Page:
To some of the males in my life.

This post is about being grateful for certain people and circumstances – how else will you find your passion in life if you cannot stop and appreciate something once in a while?

During the week I completed a programme called Woman Inpowered (WIP) – I encourage you to visit their website and if possible (and if you’re female) attend a session. We were a group of females who had to punch through a specific item and for an hour a week over five weeks we discussed, listened and practiced how to break this item. I was so excited I told all my close family members (male and female) and they could not wait to see the video. Once it was over I went viral with that video – I was thrilled to the point that I sent it to numerous amounts of individuals – short of putting it on facebook. And not one person said a negative word – there was amazement, shared excitement and happiness. But not one negative word.

My group members however could not say the same. The males, specifically, in their lives mocked and joked around about how “easy it is” or “how they know better” or “they must have made it easy for you” and I could feel from the females tone in their voices that these comments took away some sense of accomplishment. That “I did it!” or “Wow! I really am in control!” feeling.

I think I was blessed to grow up with an elder brother (and all his friends becoming my adopted big brothers) and father who did not prevent me from doing things “because I was a girl.” In fact the only time I heard the “because you’re a girl” phrase was when dishes needed to be washed – this would definitely bring out the wrong side in me. I believe though that being expected to be able to kick a ball properly or play sports properly taught me that I could do whatever I wanted if I put my mind to it. There was no limit “because I was a girl.” Yes, it also made me a tomboy (which is a story for another day) but it also provided me with the confidence to compete with the “boys” – something many females as I was growing up did not believe they could or should do. I also realised that this made me more aware of the friends I chose. I chose friends (males and females) who supported me and did not expect me to change to fit into their worlds. And the males in my family – well, there’s enough females for them to never use condescending words. As I became older I realised I didn’t have to “be one of the boys” and that I could do something because I wanted to, regardless of being “a girl.”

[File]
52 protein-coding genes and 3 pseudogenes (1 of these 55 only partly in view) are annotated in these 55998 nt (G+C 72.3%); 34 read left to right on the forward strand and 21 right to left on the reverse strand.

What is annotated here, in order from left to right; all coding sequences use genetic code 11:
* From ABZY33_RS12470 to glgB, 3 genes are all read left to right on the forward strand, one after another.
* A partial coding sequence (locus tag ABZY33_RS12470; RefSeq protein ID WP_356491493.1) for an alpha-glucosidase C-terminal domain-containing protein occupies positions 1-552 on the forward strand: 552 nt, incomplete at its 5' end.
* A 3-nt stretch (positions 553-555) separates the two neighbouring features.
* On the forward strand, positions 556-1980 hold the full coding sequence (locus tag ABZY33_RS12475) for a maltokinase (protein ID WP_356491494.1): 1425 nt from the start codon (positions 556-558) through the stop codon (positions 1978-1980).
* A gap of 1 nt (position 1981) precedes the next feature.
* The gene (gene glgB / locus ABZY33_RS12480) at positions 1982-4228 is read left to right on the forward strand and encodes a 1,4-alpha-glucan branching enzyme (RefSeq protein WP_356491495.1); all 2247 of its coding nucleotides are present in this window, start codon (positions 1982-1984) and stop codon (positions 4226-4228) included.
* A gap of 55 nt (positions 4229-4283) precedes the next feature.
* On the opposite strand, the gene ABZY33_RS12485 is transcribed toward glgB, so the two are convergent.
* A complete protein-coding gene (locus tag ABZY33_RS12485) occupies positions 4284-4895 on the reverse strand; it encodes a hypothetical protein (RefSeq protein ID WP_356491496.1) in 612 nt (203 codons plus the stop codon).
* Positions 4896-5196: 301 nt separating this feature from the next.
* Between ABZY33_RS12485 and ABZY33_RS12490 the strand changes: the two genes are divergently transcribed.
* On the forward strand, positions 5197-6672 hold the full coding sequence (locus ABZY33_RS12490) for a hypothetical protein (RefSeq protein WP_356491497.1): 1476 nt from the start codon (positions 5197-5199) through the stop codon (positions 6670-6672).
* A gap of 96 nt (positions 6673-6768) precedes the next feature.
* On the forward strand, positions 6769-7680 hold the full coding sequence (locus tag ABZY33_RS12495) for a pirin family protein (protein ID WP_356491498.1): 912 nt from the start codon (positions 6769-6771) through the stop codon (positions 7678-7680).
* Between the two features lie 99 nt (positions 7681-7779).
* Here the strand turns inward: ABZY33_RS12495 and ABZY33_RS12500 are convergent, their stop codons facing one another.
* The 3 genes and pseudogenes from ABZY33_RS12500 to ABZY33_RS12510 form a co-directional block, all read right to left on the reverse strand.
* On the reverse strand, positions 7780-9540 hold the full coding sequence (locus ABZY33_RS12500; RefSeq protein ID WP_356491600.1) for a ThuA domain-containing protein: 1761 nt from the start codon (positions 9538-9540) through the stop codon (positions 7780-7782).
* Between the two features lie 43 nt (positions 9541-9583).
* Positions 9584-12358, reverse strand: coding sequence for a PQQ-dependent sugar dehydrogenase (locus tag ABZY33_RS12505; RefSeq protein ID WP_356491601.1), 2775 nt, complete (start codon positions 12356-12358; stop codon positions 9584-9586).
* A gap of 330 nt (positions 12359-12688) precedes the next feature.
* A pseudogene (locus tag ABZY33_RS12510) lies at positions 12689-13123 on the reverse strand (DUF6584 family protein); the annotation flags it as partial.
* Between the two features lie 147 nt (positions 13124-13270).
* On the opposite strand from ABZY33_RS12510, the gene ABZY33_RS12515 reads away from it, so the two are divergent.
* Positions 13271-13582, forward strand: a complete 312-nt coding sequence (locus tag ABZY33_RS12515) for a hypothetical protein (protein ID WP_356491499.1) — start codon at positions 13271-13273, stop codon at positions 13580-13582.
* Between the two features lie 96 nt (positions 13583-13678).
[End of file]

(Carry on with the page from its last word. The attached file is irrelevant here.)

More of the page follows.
I am grateful for the males in my life who support my decisions, whose input I value and for those who do not attempt to control me. I think it is something that I take for granted and this programme made me realise that even though we were learning to protect ourselves from some “scary males” I already know many good ones.
If you think that all males are the same – they all have massive egos and they expect females to be submissive (unless you are happy with this – your choice) then maybe you should meet some of the males I know. They expect you to stand up to them and you will not hear the words “you throw the ball like a girl” but rather “you throw the ball properly.” There is a huge difference in those choice of words especially when being said by a male.

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